Ping (Physically INteractive Gaming) is a hardware and software gaming platform intended to explore new forms of physical gestures along a tabletop surface.
As a first attempt into exploring physical computing, colleague Tony Dewan and I imagined an interactive gaming tabletop surface, with both hardware and software open-sourced. The finished table would be ideally installed on the IUPUI campus, freely available to the student populous. With the School of Informatics students in mind, Ping's software layer would be built upon the familiar Adobe Flex API, allowing student developers to freely publish games to the public platform and providing them a unique opportunity to design for gestural interfaces.
Not wanting to merely recreate a multitouch surface, we explored a finer subset of such gestures and sought to understand if constraining the user to a single axis would be a viable alternative to 2-dimensional input in limited use-cases. Given a single axis and (optionally) two hands, we envisioned how the user would input key commands, select objects and navigate menu items.
Each of the table's four sides provides independent controls to the system, allowing up to four simultaneous users. All gestures is derivative of user hand placement relative to the edge of the table.2 By gesturing with two hands, the user introduces a length variable (i.e. the distance between the hands) as an additional input, providing an opportunity for relatively complex gestural interactions.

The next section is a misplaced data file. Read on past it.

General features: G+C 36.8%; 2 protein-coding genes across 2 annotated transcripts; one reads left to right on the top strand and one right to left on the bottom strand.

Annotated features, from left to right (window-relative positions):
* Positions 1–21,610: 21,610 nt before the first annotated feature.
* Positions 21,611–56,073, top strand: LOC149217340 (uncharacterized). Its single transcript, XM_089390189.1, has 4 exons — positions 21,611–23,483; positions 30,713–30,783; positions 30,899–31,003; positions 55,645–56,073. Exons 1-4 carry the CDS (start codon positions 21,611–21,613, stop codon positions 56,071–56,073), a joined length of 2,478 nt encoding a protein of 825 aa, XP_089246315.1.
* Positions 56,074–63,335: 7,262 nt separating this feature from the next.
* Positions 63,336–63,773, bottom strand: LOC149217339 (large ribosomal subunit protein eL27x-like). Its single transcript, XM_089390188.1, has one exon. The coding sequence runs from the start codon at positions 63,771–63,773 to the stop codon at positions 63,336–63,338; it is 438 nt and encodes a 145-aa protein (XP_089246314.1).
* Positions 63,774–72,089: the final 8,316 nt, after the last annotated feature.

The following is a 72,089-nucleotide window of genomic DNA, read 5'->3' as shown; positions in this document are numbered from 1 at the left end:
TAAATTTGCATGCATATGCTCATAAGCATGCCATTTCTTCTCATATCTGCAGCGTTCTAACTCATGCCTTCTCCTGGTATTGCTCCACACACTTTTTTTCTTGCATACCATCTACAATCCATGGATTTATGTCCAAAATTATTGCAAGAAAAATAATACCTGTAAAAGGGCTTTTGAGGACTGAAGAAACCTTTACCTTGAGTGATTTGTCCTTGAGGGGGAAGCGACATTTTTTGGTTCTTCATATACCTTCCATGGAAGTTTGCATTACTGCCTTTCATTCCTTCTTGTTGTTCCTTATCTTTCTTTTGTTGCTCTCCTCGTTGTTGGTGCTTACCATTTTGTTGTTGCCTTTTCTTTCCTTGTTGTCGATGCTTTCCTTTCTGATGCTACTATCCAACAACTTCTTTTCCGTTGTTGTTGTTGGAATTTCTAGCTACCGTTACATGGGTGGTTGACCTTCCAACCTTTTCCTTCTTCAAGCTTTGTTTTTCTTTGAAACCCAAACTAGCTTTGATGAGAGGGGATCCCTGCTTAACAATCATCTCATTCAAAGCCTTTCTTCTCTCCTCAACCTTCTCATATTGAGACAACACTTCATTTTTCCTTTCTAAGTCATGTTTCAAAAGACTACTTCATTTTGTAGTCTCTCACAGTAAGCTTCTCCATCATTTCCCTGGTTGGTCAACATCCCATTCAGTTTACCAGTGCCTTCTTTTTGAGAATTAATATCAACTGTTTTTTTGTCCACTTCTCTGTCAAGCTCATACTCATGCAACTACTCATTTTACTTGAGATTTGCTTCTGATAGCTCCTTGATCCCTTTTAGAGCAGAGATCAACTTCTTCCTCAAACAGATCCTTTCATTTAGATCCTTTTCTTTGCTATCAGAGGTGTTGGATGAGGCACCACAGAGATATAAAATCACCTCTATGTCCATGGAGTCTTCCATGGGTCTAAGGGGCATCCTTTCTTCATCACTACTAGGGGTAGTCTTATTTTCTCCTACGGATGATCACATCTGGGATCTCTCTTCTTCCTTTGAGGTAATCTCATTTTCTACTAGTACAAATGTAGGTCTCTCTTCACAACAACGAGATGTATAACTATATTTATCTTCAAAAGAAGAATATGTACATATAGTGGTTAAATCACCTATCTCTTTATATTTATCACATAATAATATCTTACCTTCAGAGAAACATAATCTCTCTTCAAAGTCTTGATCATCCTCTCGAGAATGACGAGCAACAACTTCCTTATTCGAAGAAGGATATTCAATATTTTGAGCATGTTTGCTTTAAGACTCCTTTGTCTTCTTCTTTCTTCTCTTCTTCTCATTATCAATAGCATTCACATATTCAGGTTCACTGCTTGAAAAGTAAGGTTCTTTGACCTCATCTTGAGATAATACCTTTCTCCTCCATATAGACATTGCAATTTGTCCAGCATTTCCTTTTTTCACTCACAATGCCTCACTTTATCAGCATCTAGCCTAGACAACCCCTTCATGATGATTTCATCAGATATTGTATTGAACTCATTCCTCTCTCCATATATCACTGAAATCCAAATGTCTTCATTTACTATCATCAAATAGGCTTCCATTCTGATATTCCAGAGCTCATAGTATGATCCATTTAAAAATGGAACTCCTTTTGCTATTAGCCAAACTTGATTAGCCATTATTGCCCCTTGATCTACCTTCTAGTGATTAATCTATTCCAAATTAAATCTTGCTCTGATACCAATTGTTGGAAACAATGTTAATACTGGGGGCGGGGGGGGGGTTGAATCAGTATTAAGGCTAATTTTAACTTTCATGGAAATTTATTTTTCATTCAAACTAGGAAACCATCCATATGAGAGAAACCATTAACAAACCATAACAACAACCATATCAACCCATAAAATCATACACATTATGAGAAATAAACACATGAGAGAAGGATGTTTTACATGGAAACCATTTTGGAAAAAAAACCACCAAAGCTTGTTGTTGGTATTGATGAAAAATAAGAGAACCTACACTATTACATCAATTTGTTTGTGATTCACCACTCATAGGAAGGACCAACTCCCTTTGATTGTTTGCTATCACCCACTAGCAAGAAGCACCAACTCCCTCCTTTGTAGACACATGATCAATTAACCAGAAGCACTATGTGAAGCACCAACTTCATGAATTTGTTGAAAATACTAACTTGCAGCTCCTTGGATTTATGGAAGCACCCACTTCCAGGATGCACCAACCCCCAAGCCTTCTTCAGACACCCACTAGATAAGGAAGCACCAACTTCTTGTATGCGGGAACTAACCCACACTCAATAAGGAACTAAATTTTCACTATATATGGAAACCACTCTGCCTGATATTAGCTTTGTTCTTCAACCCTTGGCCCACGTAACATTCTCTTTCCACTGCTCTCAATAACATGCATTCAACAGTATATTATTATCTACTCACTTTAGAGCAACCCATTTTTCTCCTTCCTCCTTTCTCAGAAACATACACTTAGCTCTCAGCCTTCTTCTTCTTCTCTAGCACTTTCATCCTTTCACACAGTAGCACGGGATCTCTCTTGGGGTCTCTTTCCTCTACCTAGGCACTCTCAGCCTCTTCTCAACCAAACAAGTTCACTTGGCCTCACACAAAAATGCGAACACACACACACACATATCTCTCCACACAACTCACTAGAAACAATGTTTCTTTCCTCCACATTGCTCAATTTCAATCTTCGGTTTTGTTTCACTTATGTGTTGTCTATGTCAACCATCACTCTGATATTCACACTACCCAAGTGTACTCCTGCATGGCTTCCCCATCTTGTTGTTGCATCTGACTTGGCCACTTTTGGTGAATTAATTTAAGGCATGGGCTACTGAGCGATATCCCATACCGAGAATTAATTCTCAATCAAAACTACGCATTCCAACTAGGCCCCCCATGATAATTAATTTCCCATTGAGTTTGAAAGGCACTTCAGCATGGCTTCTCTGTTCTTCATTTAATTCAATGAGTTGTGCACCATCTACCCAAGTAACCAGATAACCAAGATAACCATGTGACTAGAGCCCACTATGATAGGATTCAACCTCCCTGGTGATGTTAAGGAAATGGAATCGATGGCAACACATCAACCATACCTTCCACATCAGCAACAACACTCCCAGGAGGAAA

To acquire such distance input, the most economical and reliable method is placing infrared distance sensors along the corners of the table, facing inward toward the middle of their respective sides. Each side, monitored by sensors on its two corners, interprets two hands (or objects) placed along the side as an input.3 By relying on Phidgets as a middle-layer between the sensors and Flex, Ping receives and adapts the data, converting it to actionable ActionScript 3 events to be interpreted by any software layer.
Ping Pong game
As a first attempt at designing a Ping multiplayer game, we created a clone of Atari's classic Pong game.1 The users' hand motion directly correlates to the placement of their respective paddles.
However, after much testing and software data correction, the gaming experience, though playable, was simply not transparent enough to continue this idea further within budgetary constraints. Provided the IR line-of-sight is essentially tunnel-vision, the user would need to be extraordinarily consistent with strict hand movements to ensure long-term reliable input.